The Vanity Fair at Whispering Willows near Chandigarh is not just about women with pizzazz. It is about women with… pizzas! That’s right. Piping hot fine crusts, wafting herbal aromas and dripping molten mozzarella, these hand spun Latinos endlessly pop out of a wood-fired brick oven, and pass into eager feminine hands. The wait at the counter does get a bit tiring, but the first crunchy bite of your very own wedge of Italy, makes it all worth the while in the end.
Clutching them close to the person, craning their necks for a comfortable spot in the shade, the ladies proceed to devour them as quickly as is socially acceptable. Hailing out to one another, suggesting the must-haves and the never-agains, they are spotted throwing dietary caution to the wind, as some wash down the crusty Italians with pints of chilled beer. By the sounds doing the rounds, between bites, you would think they were discussing designer brands. There is the Spinaci, a rage with green-lovers, with its topping of fresh spinach and its devil-defying portions of garlic. The list includes the much loved grilled veggie preparation, Primavera and the Herbivora covered in corn, broccoli, capsicum and zucchini. Meat lovers can choose to bite into the anchovy-covered Napoli, the ham-laden A la Proscuitto, the Bologna, with its generous topping of minced lamb or the delightful Scarmoza with its char-grilled chicken shreds and smoked cheese.
A special mention must be made of the all-time favourite Margherita, cheesy and steeped in history. Story goes, sometime in the late 19th century, Queen Margherita and her husband Umberto I, while touring their kingdom, chanced upon their poorer subjects eating a large, flat bread. Curiosity led to her trying it, loving it and kick-starting a culinary tradition in Naples. In her honour was baked the first-ever Pizza Margherita, topped with tomatoes, mozzarella and fresh basil, representing the colours of the Italian flag: red, white and green! Later, Italian immigrants introduced the pizza to America, while soldiers returning to France, England and Spain, at the end of Second World War continued their romance with this saucy delight. Today, pizza is consumed the world-over and the marvels of culinary evolution, subject to cultural preferences, have resulted in some truly unique versions. The haryali kebab and seekh kebab toppings come to mind instantly.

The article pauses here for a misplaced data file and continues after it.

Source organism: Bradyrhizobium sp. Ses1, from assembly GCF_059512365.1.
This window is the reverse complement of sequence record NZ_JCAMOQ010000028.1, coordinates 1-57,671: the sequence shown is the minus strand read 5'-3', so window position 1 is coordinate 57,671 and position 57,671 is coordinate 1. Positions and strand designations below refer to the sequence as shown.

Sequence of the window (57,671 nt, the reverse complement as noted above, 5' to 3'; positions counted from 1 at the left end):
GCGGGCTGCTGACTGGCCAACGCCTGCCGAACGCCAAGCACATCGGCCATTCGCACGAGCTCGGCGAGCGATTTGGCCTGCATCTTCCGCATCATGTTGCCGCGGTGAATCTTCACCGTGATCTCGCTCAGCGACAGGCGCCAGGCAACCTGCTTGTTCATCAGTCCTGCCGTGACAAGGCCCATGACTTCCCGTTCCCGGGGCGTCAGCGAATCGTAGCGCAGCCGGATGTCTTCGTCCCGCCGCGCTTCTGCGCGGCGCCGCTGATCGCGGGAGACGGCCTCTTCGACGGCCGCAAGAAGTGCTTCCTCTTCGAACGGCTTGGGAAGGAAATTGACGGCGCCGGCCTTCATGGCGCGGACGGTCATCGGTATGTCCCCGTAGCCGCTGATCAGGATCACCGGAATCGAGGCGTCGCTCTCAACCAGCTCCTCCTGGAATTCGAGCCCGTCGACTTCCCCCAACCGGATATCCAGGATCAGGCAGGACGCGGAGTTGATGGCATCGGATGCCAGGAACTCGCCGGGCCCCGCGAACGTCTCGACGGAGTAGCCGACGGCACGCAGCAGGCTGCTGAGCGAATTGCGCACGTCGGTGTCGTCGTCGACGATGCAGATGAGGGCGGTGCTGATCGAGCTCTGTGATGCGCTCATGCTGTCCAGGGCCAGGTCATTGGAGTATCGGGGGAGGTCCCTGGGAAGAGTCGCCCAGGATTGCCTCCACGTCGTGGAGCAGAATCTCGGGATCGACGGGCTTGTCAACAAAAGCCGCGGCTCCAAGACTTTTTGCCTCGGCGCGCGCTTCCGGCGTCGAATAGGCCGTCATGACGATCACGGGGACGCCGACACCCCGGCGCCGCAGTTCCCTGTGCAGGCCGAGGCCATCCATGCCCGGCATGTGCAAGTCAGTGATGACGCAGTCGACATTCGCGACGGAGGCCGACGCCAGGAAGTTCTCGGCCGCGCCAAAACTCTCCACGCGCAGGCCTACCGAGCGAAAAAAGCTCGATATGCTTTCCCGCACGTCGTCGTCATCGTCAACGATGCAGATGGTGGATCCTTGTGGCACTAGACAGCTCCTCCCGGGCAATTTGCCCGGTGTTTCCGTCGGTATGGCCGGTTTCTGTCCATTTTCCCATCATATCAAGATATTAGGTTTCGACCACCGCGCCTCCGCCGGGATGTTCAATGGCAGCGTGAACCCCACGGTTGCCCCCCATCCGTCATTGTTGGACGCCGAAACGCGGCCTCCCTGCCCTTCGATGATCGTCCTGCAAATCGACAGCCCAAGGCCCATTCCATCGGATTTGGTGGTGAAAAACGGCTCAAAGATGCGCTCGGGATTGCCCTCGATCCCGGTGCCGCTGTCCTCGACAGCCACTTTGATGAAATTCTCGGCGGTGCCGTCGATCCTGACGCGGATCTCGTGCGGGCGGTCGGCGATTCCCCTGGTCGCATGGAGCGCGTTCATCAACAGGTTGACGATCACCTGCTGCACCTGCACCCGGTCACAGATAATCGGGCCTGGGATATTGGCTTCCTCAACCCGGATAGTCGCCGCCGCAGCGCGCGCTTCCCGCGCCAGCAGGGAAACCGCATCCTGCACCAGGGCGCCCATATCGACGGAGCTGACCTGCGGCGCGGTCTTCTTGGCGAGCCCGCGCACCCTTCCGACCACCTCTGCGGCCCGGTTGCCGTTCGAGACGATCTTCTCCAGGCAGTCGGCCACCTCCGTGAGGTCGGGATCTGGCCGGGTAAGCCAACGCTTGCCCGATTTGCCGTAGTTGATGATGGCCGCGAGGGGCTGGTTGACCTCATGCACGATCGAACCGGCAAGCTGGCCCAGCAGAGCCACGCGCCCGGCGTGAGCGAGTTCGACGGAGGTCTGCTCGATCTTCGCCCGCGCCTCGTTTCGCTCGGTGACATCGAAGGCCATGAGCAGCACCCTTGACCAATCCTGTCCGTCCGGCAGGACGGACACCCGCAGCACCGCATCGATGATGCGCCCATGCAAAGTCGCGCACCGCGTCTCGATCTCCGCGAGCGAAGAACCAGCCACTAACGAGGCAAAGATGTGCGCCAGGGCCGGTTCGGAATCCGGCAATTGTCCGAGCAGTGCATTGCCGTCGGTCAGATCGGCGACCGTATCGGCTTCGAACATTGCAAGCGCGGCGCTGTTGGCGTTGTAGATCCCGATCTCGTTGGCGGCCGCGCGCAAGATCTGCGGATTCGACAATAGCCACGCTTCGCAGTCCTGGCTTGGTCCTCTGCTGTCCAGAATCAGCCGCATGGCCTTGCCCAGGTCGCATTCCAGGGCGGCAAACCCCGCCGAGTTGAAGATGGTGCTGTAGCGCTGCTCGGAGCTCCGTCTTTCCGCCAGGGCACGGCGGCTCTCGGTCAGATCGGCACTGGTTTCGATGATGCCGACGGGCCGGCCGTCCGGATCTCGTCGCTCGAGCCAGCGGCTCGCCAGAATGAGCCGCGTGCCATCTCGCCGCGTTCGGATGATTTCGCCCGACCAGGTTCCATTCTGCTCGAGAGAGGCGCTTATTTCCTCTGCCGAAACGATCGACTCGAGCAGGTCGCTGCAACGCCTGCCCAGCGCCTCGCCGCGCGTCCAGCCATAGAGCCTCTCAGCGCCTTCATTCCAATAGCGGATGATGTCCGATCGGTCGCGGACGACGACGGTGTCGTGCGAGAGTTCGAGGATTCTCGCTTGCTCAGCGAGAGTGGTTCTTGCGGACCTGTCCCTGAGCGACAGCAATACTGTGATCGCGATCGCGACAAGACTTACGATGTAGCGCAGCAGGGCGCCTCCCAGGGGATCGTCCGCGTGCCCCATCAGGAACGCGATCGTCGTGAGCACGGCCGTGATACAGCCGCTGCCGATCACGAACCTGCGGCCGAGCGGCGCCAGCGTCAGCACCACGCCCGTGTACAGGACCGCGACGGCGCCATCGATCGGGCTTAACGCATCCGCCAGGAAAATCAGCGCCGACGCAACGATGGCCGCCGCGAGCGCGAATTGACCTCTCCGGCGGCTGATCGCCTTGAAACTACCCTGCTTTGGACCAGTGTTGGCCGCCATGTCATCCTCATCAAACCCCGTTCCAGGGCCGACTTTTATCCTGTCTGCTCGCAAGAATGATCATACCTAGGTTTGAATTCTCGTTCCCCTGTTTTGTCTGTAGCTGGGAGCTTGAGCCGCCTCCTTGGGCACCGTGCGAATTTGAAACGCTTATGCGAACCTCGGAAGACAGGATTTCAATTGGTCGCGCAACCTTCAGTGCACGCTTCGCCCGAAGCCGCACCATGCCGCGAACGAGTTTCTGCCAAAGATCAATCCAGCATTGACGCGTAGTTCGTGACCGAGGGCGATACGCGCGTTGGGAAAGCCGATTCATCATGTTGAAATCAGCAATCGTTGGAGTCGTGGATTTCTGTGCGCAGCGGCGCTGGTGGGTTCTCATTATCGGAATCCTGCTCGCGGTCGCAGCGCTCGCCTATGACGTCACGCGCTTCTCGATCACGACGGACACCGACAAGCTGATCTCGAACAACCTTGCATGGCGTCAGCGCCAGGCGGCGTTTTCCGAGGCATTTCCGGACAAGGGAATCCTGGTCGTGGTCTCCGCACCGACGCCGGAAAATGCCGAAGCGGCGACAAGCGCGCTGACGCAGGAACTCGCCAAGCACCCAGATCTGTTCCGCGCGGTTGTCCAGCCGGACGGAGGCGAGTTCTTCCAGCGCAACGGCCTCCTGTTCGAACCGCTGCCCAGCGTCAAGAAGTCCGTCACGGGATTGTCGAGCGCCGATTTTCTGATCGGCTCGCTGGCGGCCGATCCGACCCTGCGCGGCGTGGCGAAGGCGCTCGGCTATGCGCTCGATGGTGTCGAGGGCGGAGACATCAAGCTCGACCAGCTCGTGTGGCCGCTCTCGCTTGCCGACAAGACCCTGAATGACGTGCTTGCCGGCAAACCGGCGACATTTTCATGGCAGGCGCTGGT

However, Neapolitan pizzas are still widely regarded as the best in the world and maintain strict standards stipulated by an elite watchdog organization. The dough must be kneaded by hand and baked in wood-burning ovens. Not to be cooked in a pan, the pizza must be placed directly onto a stone surface for that inimitable flavour. Fresh ingredients, such as, herbs, garlic and tomatoes must grow in the rich volcanic ash of the mighty Vesuvius and mozzarella must be created from the water buffalo’s milk. A tad difficult to replicate all those condition here, I would say. Still, it is a heartening thought knowing that the closest clone is just a short drive away.